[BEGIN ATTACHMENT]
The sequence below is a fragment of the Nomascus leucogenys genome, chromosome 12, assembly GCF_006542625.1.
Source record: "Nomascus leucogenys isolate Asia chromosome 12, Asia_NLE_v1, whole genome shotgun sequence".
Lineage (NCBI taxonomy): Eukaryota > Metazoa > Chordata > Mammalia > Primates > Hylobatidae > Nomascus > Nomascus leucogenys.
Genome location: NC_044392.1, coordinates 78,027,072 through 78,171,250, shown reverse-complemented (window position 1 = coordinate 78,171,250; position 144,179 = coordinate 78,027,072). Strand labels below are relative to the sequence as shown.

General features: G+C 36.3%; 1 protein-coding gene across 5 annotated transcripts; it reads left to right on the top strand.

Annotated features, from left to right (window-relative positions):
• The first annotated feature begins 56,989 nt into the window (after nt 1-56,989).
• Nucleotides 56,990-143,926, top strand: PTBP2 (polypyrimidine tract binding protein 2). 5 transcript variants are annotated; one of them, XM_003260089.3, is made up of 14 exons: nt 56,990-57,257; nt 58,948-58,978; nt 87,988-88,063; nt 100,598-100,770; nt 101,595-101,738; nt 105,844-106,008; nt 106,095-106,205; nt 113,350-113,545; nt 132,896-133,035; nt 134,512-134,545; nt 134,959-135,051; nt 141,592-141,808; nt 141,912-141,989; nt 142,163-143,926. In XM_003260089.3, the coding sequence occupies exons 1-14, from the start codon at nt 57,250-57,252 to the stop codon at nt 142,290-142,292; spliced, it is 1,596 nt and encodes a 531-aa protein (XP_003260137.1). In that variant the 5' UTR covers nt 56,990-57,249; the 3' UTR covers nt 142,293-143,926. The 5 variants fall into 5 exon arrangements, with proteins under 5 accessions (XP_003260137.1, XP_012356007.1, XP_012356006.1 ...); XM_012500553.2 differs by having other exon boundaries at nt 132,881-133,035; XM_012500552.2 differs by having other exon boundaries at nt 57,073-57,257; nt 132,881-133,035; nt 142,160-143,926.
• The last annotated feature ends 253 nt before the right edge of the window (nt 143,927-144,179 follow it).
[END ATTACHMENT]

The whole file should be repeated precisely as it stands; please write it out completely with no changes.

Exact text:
The sequence below is a fragment of the Nomascus leucogenys genome, chromosome 12, assembly GCF_006542625.1.
Source record: "Nomascus leucogenys isolate Asia chromosome 12, Asia_NLE_v1, whole genome shotgun sequence".
Lineage (NCBI taxonomy): Eukaryota > Metazoa > Chordata > Mammalia > Primates > Hylobatidae > Nomascus > Nomascus leucogenys.
Genome location: NC_044392.1, coordinates 78,027,072 through 78,171,250, shown reverse-complemented (window position 1 = coordinate 78,171,250; position 144,179 = coordinate 78,027,072). Strand labels below are relative to the sequence as shown.

General features: G+C 36.3%; 1 protein-coding gene across 5 annotated transcripts; it reads left to right on the top strand.

Annotated features, from left to right (window-relative positions):
• The first annotated feature begins 56,989 nt into the window (after nt 1-56,989).
• Nucleotides 56,990-143,926, top strand: PTBP2 (polypyrimidine tract binding protein 2). 5 transcript variants are annotated; one of them, XM_003260089.3, is made up of 14 exons: nt 56,990-57,257; nt 58,948-58,978; nt 87,988-88,063; nt 100,598-100,770; nt 101,595-101,738; nt 105,844-106,008; nt 106,095-106,205; nt 113,350-113,545; nt 132,896-133,035; nt 134,512-134,545; nt 134,959-135,051; nt 141,592-141,808; nt 141,912-141,989; nt 142,163-143,926. In XM_003260089.3, the coding sequence occupies exons 1-14, from the start codon at nt 57,250-57,252 to the stop codon at nt 142,290-142,292; spliced, it is 1,596 nt and encodes a 531-aa protein (XP_003260137.1). In that variant the 5' UTR covers nt 56,990-57,249; the 3' UTR covers nt 142,293-143,926. The 5 variants fall into 5 exon arrangements, with proteins under 5 accessions (XP_003260137.1, XP_012356007.1, XP_012356006.1 ...); XM_012500553.2 differs by having other exon boundaries at nt 132,881-133,035; XM_012500552.2 differs by having other exon boundaries at nt 57,073-57,257; nt 132,881-133,035; nt 142,160-143,926.
• The last annotated feature ends 253 nt before the right edge of the window (nt 143,927-144,179 follow it).